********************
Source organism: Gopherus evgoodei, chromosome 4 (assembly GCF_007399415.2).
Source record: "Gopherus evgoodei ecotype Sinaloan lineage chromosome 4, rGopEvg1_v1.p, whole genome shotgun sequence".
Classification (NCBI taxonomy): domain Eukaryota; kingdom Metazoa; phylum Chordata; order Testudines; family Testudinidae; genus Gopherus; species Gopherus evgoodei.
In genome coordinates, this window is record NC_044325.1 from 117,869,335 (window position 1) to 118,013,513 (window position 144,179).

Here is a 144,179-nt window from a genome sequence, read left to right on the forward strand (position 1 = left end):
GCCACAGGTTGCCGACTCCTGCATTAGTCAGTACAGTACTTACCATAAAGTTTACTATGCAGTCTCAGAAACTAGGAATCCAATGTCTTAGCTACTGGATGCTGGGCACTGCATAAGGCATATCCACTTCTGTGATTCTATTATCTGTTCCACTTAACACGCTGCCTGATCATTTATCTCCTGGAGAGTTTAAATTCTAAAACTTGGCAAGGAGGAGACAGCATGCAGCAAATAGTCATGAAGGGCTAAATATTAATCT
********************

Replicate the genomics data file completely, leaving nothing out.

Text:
Source organism: Gopherus evgoodei, chromosome 4 (assembly GCF_007399415.2).
Source record: "Gopherus evgoodei ecotype Sinaloan lineage chromosome 4, rGopEvg1_v1.p, whole genome shotgun sequence".
Classification (NCBI taxonomy): domain Eukaryota; kingdom Metazoa; phylum Chordata; order Testudines; family Testudinidae; genus Gopherus; species Gopherus evgoodei.
In genome coordinates, this window is record NC_044325.1 from 117,869,335 (window position 1) to 118,013,513 (window position 144,179).

Here is a 144,179-nt window from a genome sequence, read left to right on the forward strand (position 1 = left end):
GCCACAGGTTGCCGACTCCTGCATTAGTCAGTACAGTACTTACCATAAAGTTTACTATGCAGTCTCAGAAACTAGGAATCCAATGTCTTAGCTACTGGATGCTGGGCACTGCATAAGGCATATCCACTTCTGTGATTCTATTATCTGTTCCACTTAACACGCTGCCTGATCATTTATCTCCTGGAGAGTTTAAATTCTAAAACTTGGCAAGGAGGAGACAGCATGCAGCAAATAGTCATGAAGGGCTAAATATTAATCT